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Baby boon - mini-vans the next big thing as China eases one-child policy

11/29/2015 | 04:25pm US/Eastern
A primary school student gets into a minivan as her mother picks her up outside her school, in Beijing

Automakers are betting that Chinese families will embrace the mini-van, hoping the larger, unsexy sibling of the bestselling SUV will become the next big thing just as Beijing relaxes the one-child policy.

Mini-vans, or multi-purpose vehicles (MPVs), were front and centre at the Guangzhou auto show, where Volkswagen AG (>> Volkswagen AG) presented a supersized version of its Touran and Guangzhou Automobile Group <601238.SS> (>> Guangzhou Automobile Group Co Ltd) subsidiary GAC Motor showcased a prototype mini-van. The show ended Sunday.

These seven-seaters currently account for just 10 percent of passenger car sales in China, but sales are growing at a faster pace than the entire auto market, the world's largest.

Industry experts say the appetite for bigger cars is strong enough in China, where extended families often live under one roof, to potentially turn it into the largest MPV market after the United States, where automakers have sold big cars to families for years.

At the end of October, China further relaxed its one-child policy, a move which experts said would not necessarily lead to a sudden increase in the size of the average family.

But Chinese authorities hope it will help boost the population to 1.45 billion by 2030 from 1.37 billion at the end of last year.

"After the roll out of the two-child policy, I believe the market share of 7-seat SUVs and MPVs will further strengthen," Wu Song, GAC Motor's general manager, told Reuters.

MPV sales for the first 10 months of the year grew 7.8 percent, according to the China Association of Automobile Manufacturers, outperforming the 1.5 percent growth in the overall car market.


The focus on Chinese families is relatively new for MPV makers which for years targeted companies seeking large, luxurious models for executives or small businesses that need a workhorse to haul goods and staff.

Many households include at least one set of grandparents, as they play a key role in childcare. These extended families, coupled with restrictions in most major cities on owning a second car, give MPVs an advantage over the five-seat sports utility vehicles (SUVs) that currently account for the bulk of passenger car sales growth.

"The cost of owning two vehicles is high. That is why demand for seven-seat vehicles has grown greatly," said Gustavo Céspedes, executive vice president of General Motor's (>> General Motors Company) joint venture with SAIC Motor (>> SAIC Motor Corporation Limited) and Wuling Motor (>> Wuling Motors Holdings Ltd) which makes China's best selling MPVs.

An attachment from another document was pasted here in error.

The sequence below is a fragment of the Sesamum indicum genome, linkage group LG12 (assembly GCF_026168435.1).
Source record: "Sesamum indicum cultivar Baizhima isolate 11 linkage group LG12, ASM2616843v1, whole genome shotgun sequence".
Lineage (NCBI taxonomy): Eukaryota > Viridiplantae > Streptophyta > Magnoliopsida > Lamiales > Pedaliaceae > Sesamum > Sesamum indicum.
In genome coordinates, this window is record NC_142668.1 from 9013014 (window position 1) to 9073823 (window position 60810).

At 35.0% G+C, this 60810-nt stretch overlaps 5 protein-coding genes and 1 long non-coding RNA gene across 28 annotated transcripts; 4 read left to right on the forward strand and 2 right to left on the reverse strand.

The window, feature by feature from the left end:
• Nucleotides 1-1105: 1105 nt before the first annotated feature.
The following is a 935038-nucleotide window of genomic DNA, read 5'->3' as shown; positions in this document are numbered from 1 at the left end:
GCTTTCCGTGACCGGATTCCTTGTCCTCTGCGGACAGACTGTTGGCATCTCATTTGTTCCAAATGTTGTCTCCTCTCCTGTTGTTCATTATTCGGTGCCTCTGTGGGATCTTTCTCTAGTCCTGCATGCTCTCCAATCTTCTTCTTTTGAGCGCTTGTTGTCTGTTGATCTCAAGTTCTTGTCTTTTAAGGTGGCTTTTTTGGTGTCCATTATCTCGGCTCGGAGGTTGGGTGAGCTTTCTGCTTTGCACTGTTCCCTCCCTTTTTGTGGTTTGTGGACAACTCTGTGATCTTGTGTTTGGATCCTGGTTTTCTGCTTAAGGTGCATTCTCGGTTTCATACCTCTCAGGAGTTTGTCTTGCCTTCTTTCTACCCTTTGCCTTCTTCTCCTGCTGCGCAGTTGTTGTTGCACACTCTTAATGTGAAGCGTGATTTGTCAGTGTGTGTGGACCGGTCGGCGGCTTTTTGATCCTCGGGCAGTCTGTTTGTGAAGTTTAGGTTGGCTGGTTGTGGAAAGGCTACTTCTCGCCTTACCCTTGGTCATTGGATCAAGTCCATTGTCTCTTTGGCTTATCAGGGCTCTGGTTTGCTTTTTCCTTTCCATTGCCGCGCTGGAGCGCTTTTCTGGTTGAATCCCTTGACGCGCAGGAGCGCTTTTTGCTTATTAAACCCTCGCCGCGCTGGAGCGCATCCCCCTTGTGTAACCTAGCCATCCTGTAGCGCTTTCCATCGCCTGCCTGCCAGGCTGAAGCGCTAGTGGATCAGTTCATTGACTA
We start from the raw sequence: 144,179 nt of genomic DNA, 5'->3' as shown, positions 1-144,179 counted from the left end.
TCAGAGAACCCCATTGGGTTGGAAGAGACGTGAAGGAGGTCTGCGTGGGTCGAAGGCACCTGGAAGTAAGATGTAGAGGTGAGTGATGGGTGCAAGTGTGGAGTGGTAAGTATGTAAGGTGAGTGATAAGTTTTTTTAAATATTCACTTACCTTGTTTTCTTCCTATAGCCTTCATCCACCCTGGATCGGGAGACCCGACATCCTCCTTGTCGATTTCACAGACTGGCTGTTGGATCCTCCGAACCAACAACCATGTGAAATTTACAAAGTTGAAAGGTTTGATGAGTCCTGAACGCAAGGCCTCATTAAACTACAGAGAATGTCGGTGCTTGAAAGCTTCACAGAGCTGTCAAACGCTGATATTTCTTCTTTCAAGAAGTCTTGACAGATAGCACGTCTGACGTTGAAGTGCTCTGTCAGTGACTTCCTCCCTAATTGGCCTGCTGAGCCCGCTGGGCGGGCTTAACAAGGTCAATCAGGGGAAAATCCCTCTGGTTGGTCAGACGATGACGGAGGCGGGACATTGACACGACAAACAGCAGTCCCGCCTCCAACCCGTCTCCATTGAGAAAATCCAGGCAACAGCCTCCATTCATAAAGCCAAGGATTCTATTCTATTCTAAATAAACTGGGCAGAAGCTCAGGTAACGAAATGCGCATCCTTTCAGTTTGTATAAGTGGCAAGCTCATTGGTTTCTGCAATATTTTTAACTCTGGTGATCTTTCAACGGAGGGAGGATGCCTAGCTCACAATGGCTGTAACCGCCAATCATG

GM and its partners account for more than half of all MPV sales. The top seller is the Wuling Hongguang, a utilitarian mini van that starts at 42,800 yuan (£4457), but the more family friendly Baojun 730, which starts at 69,800 yuan ($10,926), became the second most popular MPV just one year after it was launched.

Spurred by the rapid success of the Baojun, rival Geely Automobile Holdings (>> Geely Automobile Holdings Ltd) is designing a mini-van for families, a person familiar with the matter said. A company spokesman said it was too early to discuss future products.

GAC Motor also sees opportunity in families. Design director Zhang Fan said GAC started working on a car two years ago to fill the gap between basic mini-vans and high-end models such as Toyota Motor Corp's (>> Toyota Motor Corp) Alphard, which starts at 759,000 yuan. "That gap is actually quite lucrative," he added.

The rising popularity of the lumbering MPV shows that more Chinese consumers are becoming savvy and choosing cars that meet their needs, and not because of the status they confer.

Ma Li, a plastic surgeon in Beijing, bought an MPV because he said its sliding doors were safer for his 10-year-old son.

"I didn't think at all how my friends would view this car," Ma added. "The important consideration was the practical use."

(Additional reporting by Beijing newsroom; Editing by Kazunori Takada and Miral Fahmy)

By Jake Spring

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